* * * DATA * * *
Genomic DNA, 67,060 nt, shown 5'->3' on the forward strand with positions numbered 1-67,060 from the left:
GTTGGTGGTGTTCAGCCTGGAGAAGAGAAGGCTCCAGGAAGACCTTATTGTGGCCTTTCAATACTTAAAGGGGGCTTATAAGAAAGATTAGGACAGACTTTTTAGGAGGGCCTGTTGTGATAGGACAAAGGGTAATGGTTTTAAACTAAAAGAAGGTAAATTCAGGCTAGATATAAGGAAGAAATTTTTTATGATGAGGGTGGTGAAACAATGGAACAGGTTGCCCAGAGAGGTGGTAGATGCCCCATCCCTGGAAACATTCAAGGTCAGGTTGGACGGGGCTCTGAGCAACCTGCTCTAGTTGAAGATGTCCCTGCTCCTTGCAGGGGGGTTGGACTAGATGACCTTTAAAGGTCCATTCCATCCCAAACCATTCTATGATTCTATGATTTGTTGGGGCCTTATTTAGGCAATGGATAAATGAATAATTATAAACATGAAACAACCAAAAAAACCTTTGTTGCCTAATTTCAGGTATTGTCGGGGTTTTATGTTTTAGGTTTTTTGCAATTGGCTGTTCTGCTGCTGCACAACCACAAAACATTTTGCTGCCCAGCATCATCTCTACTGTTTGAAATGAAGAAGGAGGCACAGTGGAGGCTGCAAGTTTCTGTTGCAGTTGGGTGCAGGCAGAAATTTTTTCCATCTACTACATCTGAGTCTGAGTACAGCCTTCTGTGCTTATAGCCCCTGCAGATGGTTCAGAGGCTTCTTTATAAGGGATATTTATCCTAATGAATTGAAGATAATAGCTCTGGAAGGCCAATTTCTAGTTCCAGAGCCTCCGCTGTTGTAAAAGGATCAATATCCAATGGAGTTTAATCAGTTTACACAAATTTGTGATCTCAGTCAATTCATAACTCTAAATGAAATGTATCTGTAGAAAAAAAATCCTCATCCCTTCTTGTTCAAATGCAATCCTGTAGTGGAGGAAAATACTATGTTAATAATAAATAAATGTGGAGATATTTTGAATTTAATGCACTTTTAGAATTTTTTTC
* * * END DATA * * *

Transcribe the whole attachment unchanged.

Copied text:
Genomic DNA, 67,060 nt, shown 5'->3' on the forward strand with positions numbered 1-67,060 from the left:
GTTGGTGGTGTTCAGCCTGGAGAAGAGAAGGCTCCAGGAAGACCTTATTGTGGCCTTTCAATACTTAAAGGGGGCTTATAAGAAAGATTAGGACAGACTTTTTAGGAGGGCCTGTTGTGATAGGACAAAGGGTAATGGTTTTAAACTAAAAGAAGGTAAATTCAGGCTAGATATAAGGAAGAAATTTTTTATGATGAGGGTGGTGAAACAATGGAACAGGTTGCCCAGAGAGGTGGTAGATGCCCCATCCCTGGAAACATTCAAGGTCAGGTTGGACGGGGCTCTGAGCAACCTGCTCTAGTTGAAGATGTCCCTGCTCCTTGCAGGGGGGTTGGACTAGATGACCTTTAAAGGTCCATTCCATCCCAAACCATTCTATGATTCTATGATTTGTTGGGGCCTTATTTAGGCAATGGATAAATGAATAATTATAAACATGAAACAACCAAAAAAACCTTTGTTGCCTAATTTCAGGTATTGTCGGGGTTTTATGTTTTAGGTTTTTTGCAATTGGCTGTTCTGCTGCTGCACAACCACAAAACATTTTGCTGCCCAGCATCATCTCTACTGTTTGAAATGAAGAAGGAGGCACAGTGGAGGCTGCAAGTTTCTGTTGCAGTTGGGTGCAGGCAGAAATTTTTTCCATCTACTACATCTGAGTCTGAGTACAGCCTTCTGTGCTTATAGCCCCTGCAGATGGTTCAGAGGCTTCTTTATAAGGGATATTTATCCTAATGAATTGAAGATAATAGCTCTGGAAGGCCAATTTCTAGTTCCAGAGCCTCCGCTGTTGTAAAAGGATCAATATCCAATGGAGTTTAATCAGTTTACACAAATTTGTGATCTCAGTCAATTCATAACTCTAAATGAAATGTATCTGTAGAAAAAAAATCCTCATCCCTTCTTGTTCAAATGCAATCCTGTAGTGGAGGAAAATACTATGTTAATAATAAATAAATGTGGAGATATTTTGAATTTAATGCACTTTTAGAATTTTTTTC